Ex-officer states Parker discussed shooting of wife

Ex-officer states Parker discussed shooting of wife

August 19th, 2009 by Chloé Morrison in Georgia

MORE FROM COURT

* According to the prosecution's timetable and theory, Sam Parker killed his wife between 12:30 and 1:25 a.m. on March 22. He then went to Christy Bellflower's house from about 2 a.m. to 5 a.m., calling Ben Chaffin from there about 4 a.m. Prosecutors say he had time to hide a body and clean up the mess because police didn't start investigating for about three days.

* Mr. Chaffin's immunity comes with two exemptions, lawyers said Tuesday. If prosecutors find out that he committed perjury during the trial or that he was involved in killing Mrs. Parker, the immunity won't be granted.

LaFAYETTE, Ga. -- Former LaFayette police Officer Harbin "Ben" Chaffin said he "blubbered like a baby" after his friend and co-worker Sam Parker called him and said he'd murdered his wife.

"(Sam) said he'd done it or was really going to do it," Mr. Chaffin testified in Walker County Superior Court on Tuesday. "He said he had a place (to hide a body that was) hard to find and that he'd shot Theresa through the head.

"(He also said) if I told anybody, he'd have to kill me, too," Mr. Chaffin said.

Mr. Parker, also a former LaFayette police officer, is on trial for murder. Prosecutors said he killed his estranged wife, Walker County 911 operator Theresa Parker, who was last heard from on March 21, 2007. Mr. Parker is charged with three other felonies that together carry a 25-year sentence.

Mr. Chaffin was jailed twice after Mrs. Parker disappeared and charged with four felonies, but he was never indicted by the Walker County grand jury.

Some in the courtroom gasped when Mr. Chaffin told the jury about the 4 a.m. phone call from Mr. Parker on March 22 , 2007. Many covered their mouths in shock. One woman wiped away a tear.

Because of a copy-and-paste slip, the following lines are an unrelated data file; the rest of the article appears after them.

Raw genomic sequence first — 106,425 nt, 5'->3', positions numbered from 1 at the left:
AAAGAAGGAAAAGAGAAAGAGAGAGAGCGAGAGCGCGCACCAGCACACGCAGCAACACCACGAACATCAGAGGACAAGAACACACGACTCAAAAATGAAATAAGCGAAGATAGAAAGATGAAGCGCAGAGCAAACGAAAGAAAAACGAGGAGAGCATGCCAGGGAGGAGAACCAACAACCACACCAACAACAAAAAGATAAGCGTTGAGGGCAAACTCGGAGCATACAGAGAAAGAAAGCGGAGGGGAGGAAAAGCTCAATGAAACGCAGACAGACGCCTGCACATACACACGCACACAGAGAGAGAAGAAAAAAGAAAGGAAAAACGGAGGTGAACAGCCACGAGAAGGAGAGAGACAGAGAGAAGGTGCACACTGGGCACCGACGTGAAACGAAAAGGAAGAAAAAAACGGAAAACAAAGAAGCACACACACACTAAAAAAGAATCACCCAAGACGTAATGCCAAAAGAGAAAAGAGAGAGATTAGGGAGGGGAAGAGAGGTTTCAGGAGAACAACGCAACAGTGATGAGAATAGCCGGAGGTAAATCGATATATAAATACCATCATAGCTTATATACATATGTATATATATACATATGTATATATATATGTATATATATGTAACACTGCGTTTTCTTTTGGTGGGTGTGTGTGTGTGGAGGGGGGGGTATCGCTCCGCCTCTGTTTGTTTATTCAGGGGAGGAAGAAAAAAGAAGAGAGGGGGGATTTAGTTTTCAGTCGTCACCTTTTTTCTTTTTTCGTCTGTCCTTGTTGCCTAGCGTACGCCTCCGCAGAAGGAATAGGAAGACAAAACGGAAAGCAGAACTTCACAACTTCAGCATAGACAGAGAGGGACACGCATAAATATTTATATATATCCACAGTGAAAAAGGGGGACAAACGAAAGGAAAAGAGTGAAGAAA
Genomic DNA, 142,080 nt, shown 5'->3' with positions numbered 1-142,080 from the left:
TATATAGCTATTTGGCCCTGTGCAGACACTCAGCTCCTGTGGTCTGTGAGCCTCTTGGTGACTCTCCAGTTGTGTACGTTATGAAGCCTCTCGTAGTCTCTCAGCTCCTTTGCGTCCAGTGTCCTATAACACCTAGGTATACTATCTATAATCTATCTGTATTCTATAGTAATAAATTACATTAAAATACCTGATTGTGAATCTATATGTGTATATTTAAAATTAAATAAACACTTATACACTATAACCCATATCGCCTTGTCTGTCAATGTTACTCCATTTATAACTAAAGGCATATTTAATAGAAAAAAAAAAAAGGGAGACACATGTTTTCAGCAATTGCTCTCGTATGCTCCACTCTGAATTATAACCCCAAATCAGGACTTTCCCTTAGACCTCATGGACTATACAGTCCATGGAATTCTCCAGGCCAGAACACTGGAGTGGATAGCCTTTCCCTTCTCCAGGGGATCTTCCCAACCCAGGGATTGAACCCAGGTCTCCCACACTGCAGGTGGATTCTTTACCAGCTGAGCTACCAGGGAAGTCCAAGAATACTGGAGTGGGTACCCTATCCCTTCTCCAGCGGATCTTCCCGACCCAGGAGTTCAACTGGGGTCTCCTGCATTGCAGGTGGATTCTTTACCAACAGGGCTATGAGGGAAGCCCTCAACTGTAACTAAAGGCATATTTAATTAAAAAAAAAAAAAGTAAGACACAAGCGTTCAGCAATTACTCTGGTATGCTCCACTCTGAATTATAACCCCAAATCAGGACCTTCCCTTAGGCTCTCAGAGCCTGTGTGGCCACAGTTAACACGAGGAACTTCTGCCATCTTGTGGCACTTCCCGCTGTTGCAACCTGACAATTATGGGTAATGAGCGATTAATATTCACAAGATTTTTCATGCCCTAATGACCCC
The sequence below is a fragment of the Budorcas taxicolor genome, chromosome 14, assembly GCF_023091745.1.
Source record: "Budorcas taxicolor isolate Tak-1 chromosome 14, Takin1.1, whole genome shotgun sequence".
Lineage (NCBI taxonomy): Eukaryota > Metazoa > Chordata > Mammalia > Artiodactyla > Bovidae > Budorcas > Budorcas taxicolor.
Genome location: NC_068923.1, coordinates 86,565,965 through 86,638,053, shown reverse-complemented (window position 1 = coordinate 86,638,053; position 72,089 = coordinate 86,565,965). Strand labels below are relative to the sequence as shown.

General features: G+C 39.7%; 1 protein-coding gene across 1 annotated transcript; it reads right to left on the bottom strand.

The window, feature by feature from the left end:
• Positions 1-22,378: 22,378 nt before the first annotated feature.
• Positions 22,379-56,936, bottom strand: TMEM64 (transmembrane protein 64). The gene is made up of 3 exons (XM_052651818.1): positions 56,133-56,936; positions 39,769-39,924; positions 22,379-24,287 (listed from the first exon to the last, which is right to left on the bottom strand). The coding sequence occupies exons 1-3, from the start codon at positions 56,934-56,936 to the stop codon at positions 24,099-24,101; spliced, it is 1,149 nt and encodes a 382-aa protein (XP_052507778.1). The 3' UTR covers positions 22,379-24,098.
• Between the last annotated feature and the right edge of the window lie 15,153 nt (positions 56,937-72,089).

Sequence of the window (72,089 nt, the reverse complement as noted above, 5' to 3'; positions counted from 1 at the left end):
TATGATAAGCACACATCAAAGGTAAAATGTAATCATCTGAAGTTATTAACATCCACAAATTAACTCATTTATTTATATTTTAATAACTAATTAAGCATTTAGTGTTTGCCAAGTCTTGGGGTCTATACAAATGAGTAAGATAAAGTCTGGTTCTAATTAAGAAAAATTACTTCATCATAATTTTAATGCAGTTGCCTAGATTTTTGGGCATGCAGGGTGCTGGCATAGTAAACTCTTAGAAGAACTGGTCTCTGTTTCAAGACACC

Mr. Chaffin testified that he didn't reveal information about the call to investigators because he didn't remember it the next day.

Christy Bellflower, a friend of Mr. Parker, testified Tuesday that Mr. Parker was at her house and used her cell phone to call Mr. Chaffin. Mr. Parker initially called to brag to his friend that he was with a busty blonde, Ms. Bellflower and Mr. Chaffin both testified.

Often appearing close to tears, Ms. Bellflower testified that she left the room for the rest of Mr. Parker's phone conversation and that she wasn't paying attention to what he said, so she doesn't know if he confessed to murder.

Mr. Parker's lawyer, public defender David Dunn, grilled Mr. Chaffin, saying interviews with police show that Mr. Chaffin told three different stories. But Mr. Chaffin insisted that he wasn't lying, he simply couldn't remember the details at the time.

Mr. Chaffin's answers were short and several times -- even with documented evidence of his past actions and interviews in front of him -- he said he couldn't recall details.

Mr. Dunn alleged that Mr. Chaffin was coerced and bribed by prosecutors and law enforcement into providing information, but the witness denied it.

The only time Mr. Chaffin showed emotion was near the end of his testimony.

"I have no reason to lie," he said, his voice cracking.

Bevin Walker, who grew up with Mr. Parker and came to watch the trial, initially said he didn't know what to think of Mr. Chaffin's testimony, but later said it had too many inconsistencies to be true.

"He is a liar," Mr. Walker said. "Ben Chaffin is a liar."

But LaFayette residents George and Janice Hixson said they believed Mr. Chaffin.

"I think he is sincere," Mrs. Hixson said.

Earlier Tuesday, the jury watched a video deposition given by the Parkers' neighbor, Virginia Cordell, who was elderly and sick. She died earlier this year.

As Ms. Dunn questioned Mrs. Cordell on the video, she sometimes had trouble recalling details, such as the address of her home on Cordell Avenue. She wasn't living there when she gave the deposition.

In the video, the small, white-haired woman wore an oxygen mask and testified that Mr. Parker told her he'd like to kill his wife.

"He said, 'I'd like to take a bullet and put it right between her eyes,'" she said. "I couldn't believe it."

The trial continues today in Walker County Superior